Amoako JK, Fletcher JJ, Darko EO. (2009). Measurement and analysis of radiofrequency radiations from some mobile phone base stations in Ghana. Radiat Prot Dosimetry. 135(4):256-60.

The liberalization of the telecommunication industry in Ghana has led to a rapid increase in the number of cell phone users in the country.  In turn, this increase has led to a rapid deployment of base stations throughout the country, some of which are situated in densely populated residential areas and near schools.  In Ghana, there is no regulatory framework for exposure to non-ionizing radiation.

The primary objectives of this study were to measure the level of radiofrequency (RF) radiation emitted by some mobile phone base stations installed by Ghana Telecommunication (GT) company and to assess the level of compliance with standards set by the International Commission on Non-ionizing Radiological Protection (ICNIRP).

The authors measured RF field strength at 50 sites.  The sites were chosen to be close to schools, hospitals, and highly populated residential areas.  Measurements were made at a distance of 300 metres from the base station over a period of 3 hours during peak periods of use, that is, between 10 am and 1 pm and between 4:30 pm and 7:30 pm. The RF field strength was calculated at each site for two frequencies, 900 MHz and 1800 MHz.

At a frequency of 900 MHz, field strength varied from 0.01 μWm-2 to 10 μWm-2.  At a frequency of 1800 MHz, field strength ranged from 0.01 μWm-2 to 100 μWm-2.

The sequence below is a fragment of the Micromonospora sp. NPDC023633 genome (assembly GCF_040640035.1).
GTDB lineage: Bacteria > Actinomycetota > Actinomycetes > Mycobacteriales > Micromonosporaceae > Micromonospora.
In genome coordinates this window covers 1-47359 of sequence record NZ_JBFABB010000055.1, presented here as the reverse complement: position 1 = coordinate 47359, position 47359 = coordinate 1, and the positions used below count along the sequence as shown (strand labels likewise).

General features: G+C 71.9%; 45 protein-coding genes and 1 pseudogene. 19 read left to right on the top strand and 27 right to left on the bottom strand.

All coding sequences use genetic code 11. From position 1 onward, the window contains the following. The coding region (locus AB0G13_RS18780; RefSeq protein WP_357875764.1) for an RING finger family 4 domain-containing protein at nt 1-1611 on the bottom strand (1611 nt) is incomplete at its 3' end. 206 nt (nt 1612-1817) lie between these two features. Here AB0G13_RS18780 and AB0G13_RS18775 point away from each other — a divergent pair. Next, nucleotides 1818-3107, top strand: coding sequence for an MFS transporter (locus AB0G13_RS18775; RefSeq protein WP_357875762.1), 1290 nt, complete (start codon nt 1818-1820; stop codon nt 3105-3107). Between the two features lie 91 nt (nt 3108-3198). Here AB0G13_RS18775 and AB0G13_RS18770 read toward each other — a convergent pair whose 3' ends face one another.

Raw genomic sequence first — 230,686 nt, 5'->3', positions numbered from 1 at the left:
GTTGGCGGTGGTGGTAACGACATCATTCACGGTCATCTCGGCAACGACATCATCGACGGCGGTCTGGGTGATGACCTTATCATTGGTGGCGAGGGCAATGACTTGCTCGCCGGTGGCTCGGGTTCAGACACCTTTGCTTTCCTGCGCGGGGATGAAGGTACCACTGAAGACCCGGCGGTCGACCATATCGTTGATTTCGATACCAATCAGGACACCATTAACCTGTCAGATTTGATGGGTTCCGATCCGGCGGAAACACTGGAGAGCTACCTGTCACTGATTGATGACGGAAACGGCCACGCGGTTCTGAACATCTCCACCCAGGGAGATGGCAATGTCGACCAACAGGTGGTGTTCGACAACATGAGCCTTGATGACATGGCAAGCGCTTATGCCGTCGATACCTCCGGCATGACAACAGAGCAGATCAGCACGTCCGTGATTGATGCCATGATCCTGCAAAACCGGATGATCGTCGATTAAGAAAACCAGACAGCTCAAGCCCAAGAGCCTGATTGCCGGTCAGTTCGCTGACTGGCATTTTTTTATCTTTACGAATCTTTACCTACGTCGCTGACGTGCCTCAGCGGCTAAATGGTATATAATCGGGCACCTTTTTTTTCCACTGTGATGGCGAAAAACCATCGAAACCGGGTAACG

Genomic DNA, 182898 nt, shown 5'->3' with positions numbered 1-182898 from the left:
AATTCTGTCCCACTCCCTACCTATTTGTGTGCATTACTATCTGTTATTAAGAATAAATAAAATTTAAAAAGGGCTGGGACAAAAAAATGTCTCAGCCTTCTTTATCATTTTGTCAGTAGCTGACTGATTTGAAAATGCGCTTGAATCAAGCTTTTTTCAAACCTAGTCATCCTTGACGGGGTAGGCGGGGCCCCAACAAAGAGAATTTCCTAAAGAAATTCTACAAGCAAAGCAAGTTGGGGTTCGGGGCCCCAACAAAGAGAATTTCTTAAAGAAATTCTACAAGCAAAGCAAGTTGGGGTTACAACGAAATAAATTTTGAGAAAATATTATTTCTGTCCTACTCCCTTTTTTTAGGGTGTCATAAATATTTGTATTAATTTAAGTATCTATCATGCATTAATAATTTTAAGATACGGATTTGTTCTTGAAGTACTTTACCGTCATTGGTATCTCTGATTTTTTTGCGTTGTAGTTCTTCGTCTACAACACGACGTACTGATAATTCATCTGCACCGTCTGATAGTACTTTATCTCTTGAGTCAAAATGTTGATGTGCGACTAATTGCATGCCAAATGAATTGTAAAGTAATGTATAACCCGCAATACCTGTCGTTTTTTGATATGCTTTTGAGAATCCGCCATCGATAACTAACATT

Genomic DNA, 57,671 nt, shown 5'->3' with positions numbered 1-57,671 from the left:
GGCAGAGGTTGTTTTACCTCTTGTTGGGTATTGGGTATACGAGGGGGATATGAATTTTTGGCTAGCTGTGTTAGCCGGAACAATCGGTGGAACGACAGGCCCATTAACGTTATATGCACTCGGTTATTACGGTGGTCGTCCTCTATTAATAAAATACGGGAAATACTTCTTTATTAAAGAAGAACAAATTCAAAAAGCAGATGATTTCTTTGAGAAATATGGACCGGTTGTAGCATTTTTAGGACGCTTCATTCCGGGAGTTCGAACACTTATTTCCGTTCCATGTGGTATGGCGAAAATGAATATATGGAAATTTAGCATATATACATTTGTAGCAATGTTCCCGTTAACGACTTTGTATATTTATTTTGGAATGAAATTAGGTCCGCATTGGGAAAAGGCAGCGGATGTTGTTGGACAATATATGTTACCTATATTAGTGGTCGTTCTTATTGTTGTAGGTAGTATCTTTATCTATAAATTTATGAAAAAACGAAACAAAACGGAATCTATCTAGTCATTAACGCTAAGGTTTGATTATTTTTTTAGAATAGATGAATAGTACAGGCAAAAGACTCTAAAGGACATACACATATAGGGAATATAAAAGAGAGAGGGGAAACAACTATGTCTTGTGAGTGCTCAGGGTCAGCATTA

Interpretation and Limitations
The ICNIRP guidelines set reference levels for the general public of 4.5 μWm-2 and 9.0 μWm-2 for 900 and 1800 MHz respectively. Six sites tested in Ghana exceeded these thresholds.  However, most sites tested were 0.01% of the ICNIRP reference level.  In contrast, in a survey conducted in Australia, RF field strength was 0.0021% of the ICNIRP reference level.  Therefore, exposure levels in Ghana appear to be 20 times higher than that of Australia.  Higher field strength values were measured from base stations in remote areas, which the authors hypothesize could be because a greater power is needed for the signal to reach the mobile phone users.  This study is limited by the small number of sites chosen and their non-representativeness of all sites in the country.

The authors conclude that although most measured values were below the ICNIRP limit, levels in Ghana appear to be higher than in other countries.  The authors advocate for guidelines specific to Ghana.  They suggest that since the number of mobile phone users is increasing whereas the number of base stations is not, emission levels are bound to go higher.  They conclude that the measurements from this study are cause for concern.

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